Tzimmes Offers Full Array of Jewish Music in ‘The Road Never Travelled’ CD
Tzimmes, the Vancouver-based Jewish band under the direction of Moshe Denburg, has just released a two-disc recording, The Road Never Travelled, celebrating its 35th anniversary. This is the group’s fourth album.
Denburg figures prominently in all the selections, as vocalist, guitarist, composer or arranger. The Montreal native, son of Orthodox Rabbi Chayim Denburg and Yiddish singer Miriam Denburg, attended Yeshivah University, following in the footsteps of his father and older brother, Judah Denburg. There, along with religious studies and academics, Moshe learned to read and notate music. Studies at the Hebrew University in Jerusalem and Jerusalem’s Music Academy furthered his Judaic and musical education. World music then beckoned, with time spent in India and Japan. In addition to forming Tzimmes, in 1986, a band frequently hired for British Columbia’s Jewish simchas, Denburg, 15e years later in 2001, founded The Vancouver Inter-Cultural Orchestra, an organization for which he still composes and with which he remains affiliated.
With such a background, it is no wonder that this recording, of mostly Jewish music, is not only a mixture of Jewish genres, but also has unusual instruments such as the Persian Daf (frame drum), the Indian Bansuri and the Japanese Sarangi (bowed stringed instrument).
The first CD has a variety ranging from the Djudeo-Espanyol Cuando El Rey Nimrod, set to a Flamenco-style Bulerias 6/8 beat, to the Yiddish Oyfn Veg, with lyrics by the Yiddish poet, Itsik Manger, sung in charming trio by Fabiana Katz, Amy Stephen, and Denburg.
A Yemenite melody is the setting of Ahavat Hadasa (The Love of Hadasa) by the 17th century Yemenite Jewish poet, Mori Shalem Shabazi, and Libi V’Mizrakh (My Heart is in the East) by the 12th century Spanish Jewish poet, Yehuda Halevi. It displays the skills of each of Tzimmes’ talented members with improvisational-like variations played by Saul Berson, clarinet, Amy Stephen, accordion, Denburg, guitar, lead vocal, Yona Bar-Sever, lead guitar, back-up vocal, Tim Stacey, bass, and Phil Belanger, drums.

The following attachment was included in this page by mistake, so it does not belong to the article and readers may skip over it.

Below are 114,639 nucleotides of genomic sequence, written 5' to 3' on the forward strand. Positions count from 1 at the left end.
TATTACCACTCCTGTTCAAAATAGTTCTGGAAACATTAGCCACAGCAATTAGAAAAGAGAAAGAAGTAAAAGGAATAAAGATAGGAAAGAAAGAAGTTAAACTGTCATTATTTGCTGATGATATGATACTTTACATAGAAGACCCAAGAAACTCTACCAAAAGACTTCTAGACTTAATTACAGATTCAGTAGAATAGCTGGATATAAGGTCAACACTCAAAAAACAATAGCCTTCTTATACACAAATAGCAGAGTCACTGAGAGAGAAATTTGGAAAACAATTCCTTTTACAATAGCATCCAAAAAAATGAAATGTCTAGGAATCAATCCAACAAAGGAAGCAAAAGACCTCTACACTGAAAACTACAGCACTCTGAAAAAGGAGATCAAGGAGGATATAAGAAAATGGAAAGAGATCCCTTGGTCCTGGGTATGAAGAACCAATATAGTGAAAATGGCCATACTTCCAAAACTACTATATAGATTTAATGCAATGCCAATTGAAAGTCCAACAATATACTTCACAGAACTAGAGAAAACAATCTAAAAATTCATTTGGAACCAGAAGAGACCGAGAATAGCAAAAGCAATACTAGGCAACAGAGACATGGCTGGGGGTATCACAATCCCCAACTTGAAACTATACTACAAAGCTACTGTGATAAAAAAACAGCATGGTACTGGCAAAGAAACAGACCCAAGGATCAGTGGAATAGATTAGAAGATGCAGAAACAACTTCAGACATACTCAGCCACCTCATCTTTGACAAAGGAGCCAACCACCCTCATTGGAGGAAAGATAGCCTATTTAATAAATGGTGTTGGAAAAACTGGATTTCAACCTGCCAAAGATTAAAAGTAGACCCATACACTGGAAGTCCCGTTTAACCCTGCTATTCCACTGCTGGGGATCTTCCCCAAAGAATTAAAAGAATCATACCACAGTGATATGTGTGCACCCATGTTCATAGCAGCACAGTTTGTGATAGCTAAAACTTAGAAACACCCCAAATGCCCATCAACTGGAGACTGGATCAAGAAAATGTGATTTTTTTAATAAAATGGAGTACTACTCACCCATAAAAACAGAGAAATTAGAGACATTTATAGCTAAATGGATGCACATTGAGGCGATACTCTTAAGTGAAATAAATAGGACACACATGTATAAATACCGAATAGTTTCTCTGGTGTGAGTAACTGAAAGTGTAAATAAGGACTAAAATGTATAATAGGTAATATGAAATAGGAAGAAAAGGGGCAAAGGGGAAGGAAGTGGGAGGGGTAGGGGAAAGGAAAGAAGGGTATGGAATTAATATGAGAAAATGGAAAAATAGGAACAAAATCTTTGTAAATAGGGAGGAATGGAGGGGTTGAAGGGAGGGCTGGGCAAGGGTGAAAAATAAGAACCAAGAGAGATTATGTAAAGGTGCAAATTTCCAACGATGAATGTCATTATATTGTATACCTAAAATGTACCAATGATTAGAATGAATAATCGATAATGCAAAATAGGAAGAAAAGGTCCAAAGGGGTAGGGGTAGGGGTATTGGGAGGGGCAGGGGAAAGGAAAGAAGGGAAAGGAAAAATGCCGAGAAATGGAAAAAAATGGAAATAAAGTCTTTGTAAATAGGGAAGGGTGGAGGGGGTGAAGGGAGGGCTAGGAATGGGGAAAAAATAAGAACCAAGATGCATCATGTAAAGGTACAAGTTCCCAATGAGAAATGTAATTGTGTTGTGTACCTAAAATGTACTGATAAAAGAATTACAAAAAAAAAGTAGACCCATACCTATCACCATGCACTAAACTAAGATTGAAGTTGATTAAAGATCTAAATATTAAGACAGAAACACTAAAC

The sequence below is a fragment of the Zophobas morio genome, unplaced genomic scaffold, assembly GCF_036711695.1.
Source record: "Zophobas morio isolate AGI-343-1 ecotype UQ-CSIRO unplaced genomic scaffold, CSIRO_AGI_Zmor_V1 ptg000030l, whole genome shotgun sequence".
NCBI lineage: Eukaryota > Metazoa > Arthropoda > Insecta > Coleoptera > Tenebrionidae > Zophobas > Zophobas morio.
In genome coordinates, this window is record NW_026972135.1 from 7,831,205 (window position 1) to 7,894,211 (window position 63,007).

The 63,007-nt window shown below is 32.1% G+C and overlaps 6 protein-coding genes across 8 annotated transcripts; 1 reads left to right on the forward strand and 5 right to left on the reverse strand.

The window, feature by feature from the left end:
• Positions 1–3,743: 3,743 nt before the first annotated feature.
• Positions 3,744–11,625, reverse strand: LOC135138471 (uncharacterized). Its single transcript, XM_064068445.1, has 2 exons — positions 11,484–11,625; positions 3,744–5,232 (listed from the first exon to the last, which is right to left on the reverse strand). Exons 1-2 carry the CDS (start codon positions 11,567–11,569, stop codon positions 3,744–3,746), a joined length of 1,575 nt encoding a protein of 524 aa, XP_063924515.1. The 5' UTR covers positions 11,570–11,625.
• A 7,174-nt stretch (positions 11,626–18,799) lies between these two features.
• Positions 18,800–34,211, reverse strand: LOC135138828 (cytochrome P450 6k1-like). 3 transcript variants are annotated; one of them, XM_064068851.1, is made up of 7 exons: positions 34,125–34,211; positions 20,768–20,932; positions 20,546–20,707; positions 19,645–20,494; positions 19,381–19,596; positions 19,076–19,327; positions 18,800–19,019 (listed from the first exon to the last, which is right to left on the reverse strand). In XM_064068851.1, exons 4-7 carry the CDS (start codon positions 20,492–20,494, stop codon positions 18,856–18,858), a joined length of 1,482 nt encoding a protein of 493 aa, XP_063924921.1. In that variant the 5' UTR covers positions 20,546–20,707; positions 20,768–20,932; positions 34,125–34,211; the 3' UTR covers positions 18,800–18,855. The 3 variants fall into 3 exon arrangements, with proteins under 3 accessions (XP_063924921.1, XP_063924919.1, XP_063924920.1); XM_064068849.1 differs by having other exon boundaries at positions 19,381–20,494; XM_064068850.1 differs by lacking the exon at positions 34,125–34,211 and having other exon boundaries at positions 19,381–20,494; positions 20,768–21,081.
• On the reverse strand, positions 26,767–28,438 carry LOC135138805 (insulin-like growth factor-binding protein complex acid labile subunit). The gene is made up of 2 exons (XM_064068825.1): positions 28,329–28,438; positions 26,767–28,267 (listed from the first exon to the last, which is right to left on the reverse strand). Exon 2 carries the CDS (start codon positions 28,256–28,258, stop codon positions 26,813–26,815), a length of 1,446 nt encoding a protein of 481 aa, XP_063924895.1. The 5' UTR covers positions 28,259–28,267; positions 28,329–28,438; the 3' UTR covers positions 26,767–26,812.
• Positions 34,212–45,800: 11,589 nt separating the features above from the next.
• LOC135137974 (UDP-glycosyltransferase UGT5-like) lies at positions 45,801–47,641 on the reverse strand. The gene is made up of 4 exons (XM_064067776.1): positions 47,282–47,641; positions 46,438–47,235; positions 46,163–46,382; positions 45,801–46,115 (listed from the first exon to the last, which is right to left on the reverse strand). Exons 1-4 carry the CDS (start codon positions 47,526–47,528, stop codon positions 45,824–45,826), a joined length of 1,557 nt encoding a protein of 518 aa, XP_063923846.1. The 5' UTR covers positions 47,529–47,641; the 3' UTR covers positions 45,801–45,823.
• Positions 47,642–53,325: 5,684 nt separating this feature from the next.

Joy to Your Land, a traditional melody of the Modjitzer Hassidim and Moishe’s Freylakh, by Denburg, are given joyful Klezmer treatment while Mashiakh Hazaken (Messiah The Elder) based on an old Israeli song sung in the 1964 movie, Sallah Shabati, has added material by Denburg.
Two English ballads with lyrics and music by Denburg, The Road Never Travelled, and Sweet Melissa, showcase Denburg’s gifts as a lyricist and creative composer of melodies, rivaling his more famous fellow Montreal-born bard, Leonard Cohen. Sweet Melissa has some interesting solos by Yuji Nakagawa on the Sarangi and Pepe Danza on the Bansuri.
The second disc, entitled Liturgy Lane, opens with a haunting setting of Hashmi-ini (Let Me Hear Your Voice) from The Song of Songs, baritone and mezzo-soprano vocals accompanied by violin, cello, bass and guitar.
Denburg’s original music for the Sabbath Candle Lighting and the Sabbath Hymn, Shalom Aleichem, are followed by Myrna Rabinowitz’s waltz-like Adon Olam (Ruler of the Universe). Simkha L’Artsecha (Joy to Your Land), is another melody of the Modjitzer Hassidim arranged by Denburg. Shiviti Adonai’L’Negdi Tamid (I Have Set Hashem Always Before Me) features the beautiful soprano voice of cantorial soloist, Naomi Tausig, blending with Denburg . They are accompanied by accordion, guitar, violin and cello.
A highlight of this second disc is Vechitetu (Swords Into Ploughshares). The virtuoso hand drumming on the Daf by Persian drummer, Adel Awad, truly punctuates the beating of the swords, followed by a recitative-like Lo yisa goy el goy kherev (Nation shall not lift up sword against nation) whose declamatory melodic ascendance emphasizes the words.
The final song on both discs is a Beatle song, In My Life by Lennon/McCartney. At the conclusion of the first disc, it is sung in English. At the end of the second disc, it is rendered in a beautiful Hebrew translation, Biy’mei Hayai (The Days of My Life). It is understandable why this song has such special meaning to Moshe Denburg, a septuagenarian. He also dedicates several songs to his partner, Naomi Arney, who joins in with vocals in his Sabbath candle lighting music.
When I asked my British Columbia cousin, Trudy Harowitz, former director of the Shalom Dancers of the Vancouver Jewish Community Center, about Denburg, she recalled his ensemble accompanying her dancers in programs, and told me about the high esteem in which Tzimmes is held in the Jewish communities of British Columbia. The band has also performed at festivals in the United States and Mexico.
These two discs truly are a tsimmes of genres. beautifully represented by a stellar troupe of fine musicians under the direction of Moshe Denburg. The band’s website is www.tzimmes.net
Republished from San Diego Jewish World
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